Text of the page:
After some time away from these pages to devote to related interests, the Ambility team has been recently stirred by vibrant activity in voice-controlled screen offerings by some rather large players. Amazon’s Echo Show is not new but recently it was joined by offerings from both Google and Facebook, creating a suddenly crowded field of voice-controlled digital assistants equipped with displays.
In spite of the appearance of three of the world’s largest, most prominent tech companies into the space, the Ambility team can’t help but think that these devices may have a limited shelf, or counter-top, life. Will consumers sacrifice valuable home real estate for a device no more sophisticated, and much less flexible in its usage, than their tablets?
These are not un-sophisticated companies. They obviously have considered the value their devices will provide and feel confident the market will reward them. So what is that value? Home Hub and Echo Show work to respond to your voice commands with content, providing data-rich visuals of weather forecasts and restaurant recommendations, for example, based on your voice searches. Facebook’s Portal, by contrast, seems to have been built primarily for video chat, although the larger model, Portal+, also operates as a pretty great TV. It offers by far the largest screen display of these new devices.
Once search results are provided, Google’s Home Hub allows you to drill down further into content with some simple voice commands to avoid having to use your fingers. Scrolling through recipes or restaurant listings is simple using your voice, really freeing you up to multi-task. And if it’s directions to your restaurant of choice you want, Home Hub can send those to your phone so you can be on your way without ever having to scroll and peck with your finger. Interestingly, and uniquely, Google’s Home Hub does not include a camera of any kind, so it is not a station for video calls. But it does integrate well with home mini and Nest devices.
Echo Show carries over the smart home possibilities available through Alexa, with some clever display additions that improve on the first Echo Show. Home controls, in particular, now include helpful content to confirm completed requests and refine your commands with on-screen dimmers and area controls, for example. It’s large screen and integration with Amazon Prime also makes it a friendlier viewing device than the much smaller Home Hub.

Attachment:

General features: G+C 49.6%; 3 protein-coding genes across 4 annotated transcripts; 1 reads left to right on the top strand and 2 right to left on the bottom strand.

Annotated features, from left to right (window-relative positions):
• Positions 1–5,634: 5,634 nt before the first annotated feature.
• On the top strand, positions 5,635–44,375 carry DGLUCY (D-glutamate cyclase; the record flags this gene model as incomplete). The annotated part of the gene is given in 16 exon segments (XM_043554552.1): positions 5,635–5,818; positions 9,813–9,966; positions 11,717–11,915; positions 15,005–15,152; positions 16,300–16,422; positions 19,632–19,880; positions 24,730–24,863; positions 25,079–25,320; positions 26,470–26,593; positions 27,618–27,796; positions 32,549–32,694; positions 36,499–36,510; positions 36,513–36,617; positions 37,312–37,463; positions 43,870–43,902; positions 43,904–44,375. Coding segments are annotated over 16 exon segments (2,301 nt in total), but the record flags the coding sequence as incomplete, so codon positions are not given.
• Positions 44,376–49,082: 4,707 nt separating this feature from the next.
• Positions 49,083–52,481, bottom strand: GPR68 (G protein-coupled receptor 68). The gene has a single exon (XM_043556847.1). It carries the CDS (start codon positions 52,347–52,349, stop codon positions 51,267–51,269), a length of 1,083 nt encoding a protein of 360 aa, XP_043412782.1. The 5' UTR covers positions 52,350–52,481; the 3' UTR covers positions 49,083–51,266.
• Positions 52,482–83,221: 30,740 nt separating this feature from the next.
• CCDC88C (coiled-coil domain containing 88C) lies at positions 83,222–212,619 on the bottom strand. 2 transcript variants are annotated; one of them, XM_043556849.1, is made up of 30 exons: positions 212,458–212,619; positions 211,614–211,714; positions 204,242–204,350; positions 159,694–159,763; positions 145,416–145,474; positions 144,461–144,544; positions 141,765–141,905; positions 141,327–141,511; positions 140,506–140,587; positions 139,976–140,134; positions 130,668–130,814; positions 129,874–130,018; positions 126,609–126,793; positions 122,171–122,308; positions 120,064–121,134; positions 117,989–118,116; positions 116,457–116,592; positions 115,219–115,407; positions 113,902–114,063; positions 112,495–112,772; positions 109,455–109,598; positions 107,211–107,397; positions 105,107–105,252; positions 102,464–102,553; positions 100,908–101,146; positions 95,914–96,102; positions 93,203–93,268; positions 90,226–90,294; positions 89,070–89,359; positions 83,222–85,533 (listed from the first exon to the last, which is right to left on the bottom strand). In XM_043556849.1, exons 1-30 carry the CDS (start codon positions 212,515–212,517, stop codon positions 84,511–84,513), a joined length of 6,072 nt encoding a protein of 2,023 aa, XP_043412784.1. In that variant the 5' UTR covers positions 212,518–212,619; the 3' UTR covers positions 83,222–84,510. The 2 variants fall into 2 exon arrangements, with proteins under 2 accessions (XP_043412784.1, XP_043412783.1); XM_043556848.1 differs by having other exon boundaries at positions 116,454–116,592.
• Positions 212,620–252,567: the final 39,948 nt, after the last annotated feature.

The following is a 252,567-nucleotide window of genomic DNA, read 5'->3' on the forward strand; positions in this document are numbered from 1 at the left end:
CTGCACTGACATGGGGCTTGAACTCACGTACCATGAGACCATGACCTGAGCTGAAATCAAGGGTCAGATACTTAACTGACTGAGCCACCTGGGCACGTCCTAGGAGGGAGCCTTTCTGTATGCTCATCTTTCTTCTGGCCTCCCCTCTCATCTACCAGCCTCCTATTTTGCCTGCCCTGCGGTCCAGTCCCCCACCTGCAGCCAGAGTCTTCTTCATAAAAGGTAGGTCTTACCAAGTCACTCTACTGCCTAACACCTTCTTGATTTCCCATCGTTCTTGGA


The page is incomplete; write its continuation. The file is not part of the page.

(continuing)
Facebook’s Portal works hard to make hands-free video conferencing richer than most non-commercial offerings and by and large succeeds with some innovative camera work that current tablets will struggle to duplicate. Subject tracking software follows you around the room and zooms in and out so whomever you’re talking to can see what you’re doing as you continue to converse. Facebook’s stated aim is to make video chat like you are speaking to your friends in person. As for content beyond device controls and calls, however, the device relies on Alexa to provide access to weather, Spotify, and most anything else.
All in all the new product offerings from three of the largest internet companies in the world are most interesting because of their differences. That their unique features focus on such different use cases shows the multiple ways screen-based, voice controlled digital assistants can help us, and their future in our homes seems assured.
The Ambility team can’t help but consider that one product producer has not come out with a fixed-location digital screen assistant. Apple may very well introduce a table or counter-top version of the iPad (iClock? iRecipe?) but our question is “why would they?” Logitech and Targus make cases that turn the iPad into a great standing device already. And it’s easy to move from one room to another.
These new screen-based digital assistants demonstrate that screens and voices can interact, and that more voice-controlled display solutions and applications will emerge, and probably quickly. Whether these devices provide an advantage over more mobile tablets is less clear. And if you could easily adjust the position of your tablet for hands-free use wherever you are, they may be at a distinct disadvantage. But we would say that, wouldn’t we?Shameless Self Promotion – the Ambility Lamp Docking Station
7 thoughts on “Amazon, Google, and Facebook Go Head-to-Head”
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